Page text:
Saturday, January 06, 2007

Camp Run-A-MOC 2007
January 5-7th

The weather was quite warm, almost balmy, for early January with temps in the mid-60’s. The forecast was for partly cloudy skies on Saturday with temps again in the 60’s. Much too warm for a bunch of Polar Bears!!

We started our hike up to the Catfish Fire Tower around 10 am on Saturday. It was about 1-1/2 miles with about a 300-400 ft elevation gain from the Mohican Outdoor Center (MOC) and our large, very comfortable “in-da-den” cabin. There were about 8 of us that hiked, spread out into two groups. The bottom portion of the trail was water-sogged due to recent rains and we navigated from rock stepping stone to the next for 200 yds or so. Before long we were at the top of the ridge overlooking the valley to the east. We were with Glen, NK1N, who was periodically videotaping this trip and later would produce a DVD of this Polar Bear outing.

We hiked north for another mile to the Catfish Firetower. It’s at a grand location with views east and west and 360-deg vistas from the cabin of the firetower located about 60’ above ground. I quickly assembled the W7EL FD two-element 20m phased beam made of ladderline amidst a lot of discussion among other Polar Bears. It’s a gain antenna, transforming my 5 watts to a radiated power pointing west of about 30 watts (8 dbi of gain). One end was tied to the tower at 50’ and the other to a distant tree at 30’. The wind was increasing so the climb up the tower was “invigorating” to say the least. The weather was improving with temps nearing the high 60’s. If you were out of the westerly wind, it was almost hot!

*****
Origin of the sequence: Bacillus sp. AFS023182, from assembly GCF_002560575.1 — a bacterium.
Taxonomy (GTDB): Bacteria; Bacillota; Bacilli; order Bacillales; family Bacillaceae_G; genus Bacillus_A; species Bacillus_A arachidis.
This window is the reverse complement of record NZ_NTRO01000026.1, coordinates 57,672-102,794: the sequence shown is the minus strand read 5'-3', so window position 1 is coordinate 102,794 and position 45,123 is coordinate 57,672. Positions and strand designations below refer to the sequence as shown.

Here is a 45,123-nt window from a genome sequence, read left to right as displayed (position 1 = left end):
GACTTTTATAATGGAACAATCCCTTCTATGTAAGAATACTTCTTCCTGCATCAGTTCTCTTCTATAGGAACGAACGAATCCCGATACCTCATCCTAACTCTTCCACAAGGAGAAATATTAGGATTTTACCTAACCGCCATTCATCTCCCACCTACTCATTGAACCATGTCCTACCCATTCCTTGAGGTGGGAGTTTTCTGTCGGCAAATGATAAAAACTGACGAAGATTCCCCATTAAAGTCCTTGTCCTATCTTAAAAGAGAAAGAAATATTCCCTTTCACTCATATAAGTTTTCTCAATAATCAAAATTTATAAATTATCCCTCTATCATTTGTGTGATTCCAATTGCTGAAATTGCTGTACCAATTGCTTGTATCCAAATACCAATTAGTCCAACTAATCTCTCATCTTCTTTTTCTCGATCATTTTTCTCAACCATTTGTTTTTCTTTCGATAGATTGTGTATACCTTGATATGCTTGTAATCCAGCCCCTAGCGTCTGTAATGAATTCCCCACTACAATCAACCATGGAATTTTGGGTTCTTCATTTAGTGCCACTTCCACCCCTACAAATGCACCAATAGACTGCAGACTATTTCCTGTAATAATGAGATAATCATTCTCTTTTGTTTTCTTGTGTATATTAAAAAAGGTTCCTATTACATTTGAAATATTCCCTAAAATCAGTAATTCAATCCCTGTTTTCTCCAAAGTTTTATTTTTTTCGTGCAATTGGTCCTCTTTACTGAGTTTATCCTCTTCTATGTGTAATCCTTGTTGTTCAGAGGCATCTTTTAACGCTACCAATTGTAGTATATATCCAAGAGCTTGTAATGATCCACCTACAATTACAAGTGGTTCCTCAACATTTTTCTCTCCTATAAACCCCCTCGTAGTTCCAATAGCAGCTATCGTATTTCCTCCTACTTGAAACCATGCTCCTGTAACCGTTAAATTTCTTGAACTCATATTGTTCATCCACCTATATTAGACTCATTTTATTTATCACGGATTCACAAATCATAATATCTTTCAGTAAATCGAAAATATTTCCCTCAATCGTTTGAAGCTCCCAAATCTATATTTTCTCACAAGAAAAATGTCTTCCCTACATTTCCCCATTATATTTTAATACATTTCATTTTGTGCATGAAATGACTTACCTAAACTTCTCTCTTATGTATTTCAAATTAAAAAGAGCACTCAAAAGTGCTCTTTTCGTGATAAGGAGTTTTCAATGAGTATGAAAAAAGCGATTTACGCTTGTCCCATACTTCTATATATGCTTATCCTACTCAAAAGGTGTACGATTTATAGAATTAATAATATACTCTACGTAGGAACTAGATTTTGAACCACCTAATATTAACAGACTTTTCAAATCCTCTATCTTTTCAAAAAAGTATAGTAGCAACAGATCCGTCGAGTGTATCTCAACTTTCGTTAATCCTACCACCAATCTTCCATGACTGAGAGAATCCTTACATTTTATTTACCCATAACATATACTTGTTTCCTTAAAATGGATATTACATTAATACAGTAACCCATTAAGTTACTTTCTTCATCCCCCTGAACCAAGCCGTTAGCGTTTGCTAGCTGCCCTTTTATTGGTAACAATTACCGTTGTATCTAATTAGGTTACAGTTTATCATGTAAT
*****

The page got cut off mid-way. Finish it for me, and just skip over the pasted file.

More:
There were about four radio operations so everyone spread out along the ridge so as to not interfere with each other. At the Catfish site, there was a throng of day hikers constantly asking “what’s going on?” It’s always fun to talk about “Morse code and small radios” and generally people are always amazed and somewhat enthusiastic but it always takes away from actual operating time. However, I made a number of contacts with the best being AZ, CA, and Oregon. I even had a long QSO with an acquaintance in Oregon and it was fun to bring him up to date with my east coast activities. I broke from the activities and gave Glen a chance to plug in his KX1 and have some fun with the phased array.

We had planned to hike down the ridge before the 4:30 sunset for safety reasons so I started disassembling the phased array about 3 pm. In 30 minutes I was packed up and ready to go. We were to pickup John, NU3E, on the way back since he was operating south of us a quarter-mile or so. But John was nowhere to be seen as we hiked thru that area. The consensus was that “he must have started down the hill.” Later, we would find out that we left him up there when John walked out about 45 minutes later.

All in all, it was like a warm Spring day, not anything like a “normal” January outing! And a good time was had by all the Camp-Run-a-MOC attendees!